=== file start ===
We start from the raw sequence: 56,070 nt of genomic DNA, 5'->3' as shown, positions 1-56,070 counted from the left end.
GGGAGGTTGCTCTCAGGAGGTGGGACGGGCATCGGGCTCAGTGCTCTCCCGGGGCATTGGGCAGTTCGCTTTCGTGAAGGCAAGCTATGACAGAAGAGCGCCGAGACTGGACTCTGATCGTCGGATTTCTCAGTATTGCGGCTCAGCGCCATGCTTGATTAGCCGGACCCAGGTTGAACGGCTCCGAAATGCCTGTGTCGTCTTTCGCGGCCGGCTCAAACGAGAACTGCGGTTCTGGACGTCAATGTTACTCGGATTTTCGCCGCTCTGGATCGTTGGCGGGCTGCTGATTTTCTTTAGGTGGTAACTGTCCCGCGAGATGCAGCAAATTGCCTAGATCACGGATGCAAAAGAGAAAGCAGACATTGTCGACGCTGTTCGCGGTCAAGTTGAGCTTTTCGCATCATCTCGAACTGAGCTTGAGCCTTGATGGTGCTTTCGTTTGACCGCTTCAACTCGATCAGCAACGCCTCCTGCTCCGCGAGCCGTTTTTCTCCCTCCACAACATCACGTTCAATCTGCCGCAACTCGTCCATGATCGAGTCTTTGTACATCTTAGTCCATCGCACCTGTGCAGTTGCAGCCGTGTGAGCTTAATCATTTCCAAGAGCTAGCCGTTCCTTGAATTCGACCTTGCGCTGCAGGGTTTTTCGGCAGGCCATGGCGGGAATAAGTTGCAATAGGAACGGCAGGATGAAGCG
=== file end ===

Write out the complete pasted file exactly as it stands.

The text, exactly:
We start from the raw sequence: 56,070 nt of genomic DNA, 5'->3' as shown, positions 1-56,070 counted from the left end.
GGGAGGTTGCTCTCAGGAGGTGGGACGGGCATCGGGCTCAGTGCTCTCCCGGGGCATTGGGCAGTTCGCTTTCGTGAAGGCAAGCTATGACAGAAGAGCGCCGAGACTGGACTCTGATCGTCGGATTTCTCAGTATTGCGGCTCAGCGCCATGCTTGATTAGCCGGACCCAGGTTGAACGGCTCCGAAATGCCTGTGTCGTCTTTCGCGGCCGGCTCAAACGAGAACTGCGGTTCTGGACGTCAATGTTACTCGGATTTTCGCCGCTCTGGATCGTTGGCGGGCTGCTGATTTTCTTTAGGTGGTAACTGTCCCGCGAGATGCAGCAAATTGCCTAGATCACGGATGCAAAAGAGAAAGCAGACATTGTCGACGCTGTTCGCGGTCAAGTTGAGCTTTTCGCATCATCTCGAACTGAGCTTGAGCCTTGATGGTGCTTTCGTTTGACCGCTTCAACTCGATCAGCAACGCCTCCTGCTCCGCGAGCCGTTTTTCTCCCTCCACAACATCACGTTCAATCTGCCGCAACTCGTCCATGATCGAGTCTTTGTACATCTTAGTCCATCGCACCTGTGCAGTTGCAGCCGTGTGAGCTTAATCATTTCCAAGAGCTAGCCGTTCCTTGAATTCGACCTTGCGCTGCAGGGTTTTTCGGCAGGCCATGGCGGGAATAAGTTGCAATAGGAACGGCAGGATGAAGCG